The historic launch that would take NASA astronauts to the ISS from US soil has been cleared for launch next week despite the coronavirus pandemic and the departure of the agency’s human spaceflight lead. It’ll be the first time astronauts will take off from the US since NASA’s space shuttle program ended in 2011, when they started hitching rides on Russian Soyuz capsules.
NASA officials gave the go-ahead on Friday for SpaceX and the agency to continue preparations for a historic liftoff of two astronauts on a rocket from Florida to the International Space Station next week.
The launch, scheduled for 4:33 p.m. on Wednesday from NASA’s Kennedy Space Center, may be the start of a new era in spaceflight, one in which NASA relies on private companies like Elon Musk’s SpaceX to launch astronauts a task it used to handle itself.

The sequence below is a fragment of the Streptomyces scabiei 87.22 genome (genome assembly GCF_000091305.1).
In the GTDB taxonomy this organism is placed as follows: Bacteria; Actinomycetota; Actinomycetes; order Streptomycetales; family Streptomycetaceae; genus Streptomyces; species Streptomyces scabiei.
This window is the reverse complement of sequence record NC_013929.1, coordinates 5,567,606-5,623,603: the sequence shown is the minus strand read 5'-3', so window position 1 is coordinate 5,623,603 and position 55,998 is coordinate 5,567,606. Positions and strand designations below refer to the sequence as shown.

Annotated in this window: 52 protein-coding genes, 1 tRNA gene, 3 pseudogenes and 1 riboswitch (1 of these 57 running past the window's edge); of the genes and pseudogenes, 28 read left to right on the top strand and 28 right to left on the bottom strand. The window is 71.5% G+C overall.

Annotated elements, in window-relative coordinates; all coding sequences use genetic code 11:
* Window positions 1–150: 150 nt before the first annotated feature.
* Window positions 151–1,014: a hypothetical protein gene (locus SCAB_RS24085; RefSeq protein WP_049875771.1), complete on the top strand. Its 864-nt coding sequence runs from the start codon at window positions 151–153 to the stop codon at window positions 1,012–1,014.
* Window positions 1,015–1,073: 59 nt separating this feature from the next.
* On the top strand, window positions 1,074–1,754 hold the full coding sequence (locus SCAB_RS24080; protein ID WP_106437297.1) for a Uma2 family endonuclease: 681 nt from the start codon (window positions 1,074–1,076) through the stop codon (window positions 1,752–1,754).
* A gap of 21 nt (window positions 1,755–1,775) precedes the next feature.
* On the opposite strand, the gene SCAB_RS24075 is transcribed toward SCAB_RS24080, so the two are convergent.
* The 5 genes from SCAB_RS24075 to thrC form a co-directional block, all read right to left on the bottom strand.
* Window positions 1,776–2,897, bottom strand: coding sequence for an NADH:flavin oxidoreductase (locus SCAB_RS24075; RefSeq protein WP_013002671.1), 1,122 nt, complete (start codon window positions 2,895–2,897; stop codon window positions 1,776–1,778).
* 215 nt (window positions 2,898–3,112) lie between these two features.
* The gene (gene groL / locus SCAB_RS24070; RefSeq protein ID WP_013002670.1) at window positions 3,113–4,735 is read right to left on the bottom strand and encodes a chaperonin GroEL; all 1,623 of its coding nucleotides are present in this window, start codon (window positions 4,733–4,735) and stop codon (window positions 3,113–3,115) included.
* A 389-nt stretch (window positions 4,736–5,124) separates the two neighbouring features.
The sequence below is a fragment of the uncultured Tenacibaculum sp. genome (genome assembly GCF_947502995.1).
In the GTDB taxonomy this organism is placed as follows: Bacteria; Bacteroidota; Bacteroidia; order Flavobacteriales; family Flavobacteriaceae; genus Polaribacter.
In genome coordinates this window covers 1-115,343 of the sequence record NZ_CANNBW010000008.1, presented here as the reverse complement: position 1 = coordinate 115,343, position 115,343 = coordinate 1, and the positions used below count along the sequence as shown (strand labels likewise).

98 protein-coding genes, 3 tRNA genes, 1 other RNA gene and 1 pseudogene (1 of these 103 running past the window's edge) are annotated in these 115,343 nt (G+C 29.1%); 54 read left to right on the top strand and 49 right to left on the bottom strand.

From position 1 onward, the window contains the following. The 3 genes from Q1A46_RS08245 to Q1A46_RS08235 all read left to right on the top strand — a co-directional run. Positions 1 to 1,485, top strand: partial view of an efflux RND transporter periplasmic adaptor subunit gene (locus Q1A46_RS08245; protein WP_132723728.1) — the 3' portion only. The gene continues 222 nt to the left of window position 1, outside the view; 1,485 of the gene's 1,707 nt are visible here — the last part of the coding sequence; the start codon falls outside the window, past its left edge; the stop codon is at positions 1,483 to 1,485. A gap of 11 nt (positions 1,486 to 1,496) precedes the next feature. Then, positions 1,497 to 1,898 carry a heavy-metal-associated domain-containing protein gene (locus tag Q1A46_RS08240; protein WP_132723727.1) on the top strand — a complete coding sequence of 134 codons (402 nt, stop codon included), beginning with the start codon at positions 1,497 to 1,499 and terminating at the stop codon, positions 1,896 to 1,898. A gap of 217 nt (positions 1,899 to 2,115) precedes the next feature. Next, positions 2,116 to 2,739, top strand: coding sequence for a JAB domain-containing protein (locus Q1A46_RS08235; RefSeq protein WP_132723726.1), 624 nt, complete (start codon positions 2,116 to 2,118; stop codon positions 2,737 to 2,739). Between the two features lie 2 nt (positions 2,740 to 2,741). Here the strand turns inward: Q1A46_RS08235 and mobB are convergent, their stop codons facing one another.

The SpaceX Falcon 9 rocket and the Crew Dragon spacecraft taking the astronauts to the ISS are already positioned at Kennedy Space Center’s Launch Complex 39A. SpaceX has just test-fired the Falcon 9’s first-stage engines as part of the final series of tests needed before launch. The Demo-2 mission team still has to complete a final readiness review, which will incorporate data from the critical static fire test, on May 25th. Unless something goes wrong, though, the Crew Dragon will be heading to orbit.